The impact of the tougher new emissions testing system that kicks in next month can be highlighted this week – for good and bad.
A major analysis warns that several manufacturers face being hit hard as their vehicles return much higher emission data under the new WLTP regime.
The data experts JATO are warning that the chasm between old and new figures will hit many marques harder than they expected.
The organisation says that the gap between new WLTP and old NEDC is much wider than anticipated.
Yet, at the same time, the likes of Toyota here are saying that their hybrids are faring particularly well, with 2019-arrival models registering 10pc lower than with the old (NEDC) test.
Just to recap: The Worldwide Harmonised Light Vehicle Test Procedure (WLTP) is replacing the New European Driving Cycle (NEDC).
The WLTP test better reflects real-word conditions.
After September 1 only new cars that have been WLTP-tested can be sold. But a special device, called Co2mpass, has been devised to put the WLTP test results in current context (called NEDC2).
So effectively it is the NEDC2 data that comes into force on September 1.
And they are the C02 figures manufactures will report until full WLTP applies in 2020.
At that stage, C02 reported figures are expected to be significantly higher than they were under NEDC.
Last week we revealed that BMW owners face a minimal, yet €600, hike in some prices under the new system (the 520d was given as an example).
This week, Toyota are claiming their emphasis on hybrid has contributed to favourable results.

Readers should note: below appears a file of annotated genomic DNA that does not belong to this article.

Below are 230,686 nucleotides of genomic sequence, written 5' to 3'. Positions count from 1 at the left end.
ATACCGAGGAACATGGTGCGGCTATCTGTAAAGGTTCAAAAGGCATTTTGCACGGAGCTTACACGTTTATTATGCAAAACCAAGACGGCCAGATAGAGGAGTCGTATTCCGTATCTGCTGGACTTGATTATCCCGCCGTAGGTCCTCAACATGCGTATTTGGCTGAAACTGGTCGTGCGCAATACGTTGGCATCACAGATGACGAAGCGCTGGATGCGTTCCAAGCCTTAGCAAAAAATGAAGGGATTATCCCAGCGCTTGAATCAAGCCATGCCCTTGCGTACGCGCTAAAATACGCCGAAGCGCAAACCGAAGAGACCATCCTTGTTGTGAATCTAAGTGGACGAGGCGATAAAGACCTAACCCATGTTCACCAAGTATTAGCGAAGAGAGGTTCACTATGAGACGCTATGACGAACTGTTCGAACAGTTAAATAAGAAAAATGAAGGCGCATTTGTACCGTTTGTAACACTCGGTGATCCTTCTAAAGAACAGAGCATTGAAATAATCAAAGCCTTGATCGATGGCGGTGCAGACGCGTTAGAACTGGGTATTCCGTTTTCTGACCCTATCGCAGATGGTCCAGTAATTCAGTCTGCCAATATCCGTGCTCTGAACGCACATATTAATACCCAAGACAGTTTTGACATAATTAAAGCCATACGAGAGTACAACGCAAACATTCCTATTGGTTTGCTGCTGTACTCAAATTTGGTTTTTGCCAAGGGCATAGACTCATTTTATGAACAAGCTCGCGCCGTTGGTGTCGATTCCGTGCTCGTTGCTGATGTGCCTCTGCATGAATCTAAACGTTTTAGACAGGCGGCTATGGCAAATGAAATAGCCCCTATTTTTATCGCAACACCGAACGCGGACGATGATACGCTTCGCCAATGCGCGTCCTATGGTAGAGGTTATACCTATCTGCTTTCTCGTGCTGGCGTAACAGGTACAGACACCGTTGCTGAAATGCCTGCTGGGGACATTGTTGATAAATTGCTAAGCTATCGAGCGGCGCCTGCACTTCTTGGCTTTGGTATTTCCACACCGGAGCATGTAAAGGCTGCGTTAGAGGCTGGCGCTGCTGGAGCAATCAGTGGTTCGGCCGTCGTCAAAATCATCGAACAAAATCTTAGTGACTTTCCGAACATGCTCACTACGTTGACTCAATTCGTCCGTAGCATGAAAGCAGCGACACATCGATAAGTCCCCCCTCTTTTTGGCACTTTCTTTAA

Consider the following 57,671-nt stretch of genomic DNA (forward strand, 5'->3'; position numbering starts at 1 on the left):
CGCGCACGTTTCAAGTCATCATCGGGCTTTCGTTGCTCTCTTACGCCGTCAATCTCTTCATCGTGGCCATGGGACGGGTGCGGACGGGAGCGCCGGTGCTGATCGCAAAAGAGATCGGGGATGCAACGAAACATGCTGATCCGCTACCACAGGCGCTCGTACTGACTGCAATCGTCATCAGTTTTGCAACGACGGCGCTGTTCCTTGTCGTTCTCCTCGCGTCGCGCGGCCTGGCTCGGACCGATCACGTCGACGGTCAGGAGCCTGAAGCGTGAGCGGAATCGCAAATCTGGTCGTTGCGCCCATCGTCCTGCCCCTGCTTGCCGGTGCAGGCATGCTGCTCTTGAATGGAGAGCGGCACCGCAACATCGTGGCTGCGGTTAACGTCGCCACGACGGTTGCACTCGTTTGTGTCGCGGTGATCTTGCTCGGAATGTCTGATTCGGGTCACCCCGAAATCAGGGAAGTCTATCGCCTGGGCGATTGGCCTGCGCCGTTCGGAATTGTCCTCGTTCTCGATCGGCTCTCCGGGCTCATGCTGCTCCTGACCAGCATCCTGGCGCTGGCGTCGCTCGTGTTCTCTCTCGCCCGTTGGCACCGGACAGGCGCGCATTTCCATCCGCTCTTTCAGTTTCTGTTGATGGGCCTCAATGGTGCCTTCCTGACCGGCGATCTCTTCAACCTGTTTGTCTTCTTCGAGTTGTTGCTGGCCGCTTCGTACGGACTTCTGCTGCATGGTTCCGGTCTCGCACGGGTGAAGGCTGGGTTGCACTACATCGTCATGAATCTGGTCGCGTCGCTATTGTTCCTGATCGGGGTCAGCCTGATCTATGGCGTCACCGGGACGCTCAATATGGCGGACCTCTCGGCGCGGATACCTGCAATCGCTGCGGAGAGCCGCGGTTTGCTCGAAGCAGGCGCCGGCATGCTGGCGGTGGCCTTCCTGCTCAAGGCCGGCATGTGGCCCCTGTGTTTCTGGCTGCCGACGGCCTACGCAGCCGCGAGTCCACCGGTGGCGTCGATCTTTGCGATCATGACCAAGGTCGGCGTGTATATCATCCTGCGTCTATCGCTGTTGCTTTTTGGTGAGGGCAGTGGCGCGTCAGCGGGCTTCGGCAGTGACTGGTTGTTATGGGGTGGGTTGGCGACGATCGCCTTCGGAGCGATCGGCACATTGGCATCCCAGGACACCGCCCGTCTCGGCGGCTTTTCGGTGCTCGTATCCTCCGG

According to marketing director Michael Gaynor they are still finalising their NEDC2 figures for some hybrids.
“But I can confirm that hybrid performs very well under NEDC2,” he said.
“The C-HR hybrid (crossover) actually shows a 1pc decrease under NEDC2, with some new hybrids launching in 2019 coming in 10pc less.”
On a more general note, JATO are saying the average gap between old and new tests is 18.3g/km higher in luxury vehicles.
That could have big implications for price and road tax if the new data shunts them into a higher tax band, given they are usually already in fairly high brackets.
According to the JATO data, small and city cars are faring best, with an average increase of 6.6g/km expected.
However, there is an average 16.7g/km increase predicted in medium-sized SUVs, for example.
The danger, as already illustrated, is not allowing for the fact that some of these cars can fare much better than others of their sector.
The JATO revelation followed analysis of a sample of the cars that have been re-homologated.
As previously reported, the European Commission has recommended that consumers should not be penalised under the new measuring system.